Shadows & Dust, Vol. V, Issue 1

Well the Cubs won the World Series, and it turned out the apocalypse has not, as far as I know, occurred. I’m not personally a Cubs fan, but as a lifelong sports fan, it seems as if the world has spun out of orbit a little bit. For my entire life, it simply wasn’t possible for the Cubs to win, even an pennant. But they did, so now that the (sports) world at least has changed forever, I thought it would be fitting to change up my “Shadows & Dust” monthly recommendations. It does us all good sometimes to unwind a bit, at least that’s what Mark Twain thought:

  • God, Sexuality and the Self: An Essay ‘On the Trinity’ by Sarah Coakley — Just got this book, with its unusual take on theology, through interlibrary loan and am excited to read it, as it comes highly recommended.
  • Aelred of Rievalux: Spiritual Friendship translated by Lawrence Braceland, edited by Marsha Dutton — This spiritual classic was also recommended to me recently, as it relates to a special kind of friendship, otherwise known by Celtic Christians of the past as ‘soul friendship.’
  • Dylan’s Nobel and “No Direction Home” — Songwriter and performer Bob Dylan was recently named the winner of the Nobel Prize for Literature, an interesting and non-traditional choice, to say the least. Here’s a PBS story examining the reasoning behind and controversy associated with the award. Also, check out the trailer to No Direction Home, Martin Scorcese’s documentary about Dylan. Also, not to detract from Dylan’s accomplishment, but you might enjoy Jimmy Fallon’s impersonation of him (and others).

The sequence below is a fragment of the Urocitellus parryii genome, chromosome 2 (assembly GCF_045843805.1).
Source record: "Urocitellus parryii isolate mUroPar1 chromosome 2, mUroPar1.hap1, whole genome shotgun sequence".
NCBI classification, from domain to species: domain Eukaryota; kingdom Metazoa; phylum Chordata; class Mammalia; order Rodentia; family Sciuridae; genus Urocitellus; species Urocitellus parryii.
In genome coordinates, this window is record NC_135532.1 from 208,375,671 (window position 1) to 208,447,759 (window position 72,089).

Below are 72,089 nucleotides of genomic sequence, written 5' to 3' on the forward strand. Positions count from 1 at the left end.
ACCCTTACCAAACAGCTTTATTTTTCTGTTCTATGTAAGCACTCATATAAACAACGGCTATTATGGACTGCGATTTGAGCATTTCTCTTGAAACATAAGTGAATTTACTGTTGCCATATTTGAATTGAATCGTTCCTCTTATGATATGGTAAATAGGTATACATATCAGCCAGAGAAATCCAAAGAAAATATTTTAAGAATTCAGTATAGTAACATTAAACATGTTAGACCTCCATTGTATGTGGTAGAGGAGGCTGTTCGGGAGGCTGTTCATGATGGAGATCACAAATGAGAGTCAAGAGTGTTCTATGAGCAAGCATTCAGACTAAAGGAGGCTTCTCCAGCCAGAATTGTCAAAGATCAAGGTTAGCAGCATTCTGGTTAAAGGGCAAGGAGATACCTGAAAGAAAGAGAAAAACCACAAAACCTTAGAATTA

• Poetry from Mary Oliver — I’ve recently been drawn to the poetry of Mary Oliver, a genius from my mom’s generation. Here’s a poem of hers called “Leaves and Blossoms Along the Way.” It’s a collection of thoughts, really, about finding the extraordinary in the midst of the ordinary.
  • The Visit of the Magi — In honor of the Advent Season, please take some time to read about the journey of the Magi. Imagine them on their way from the east to present their gifts to the newly born King of the Jews, and if you can read it again and place yourself inside the story.

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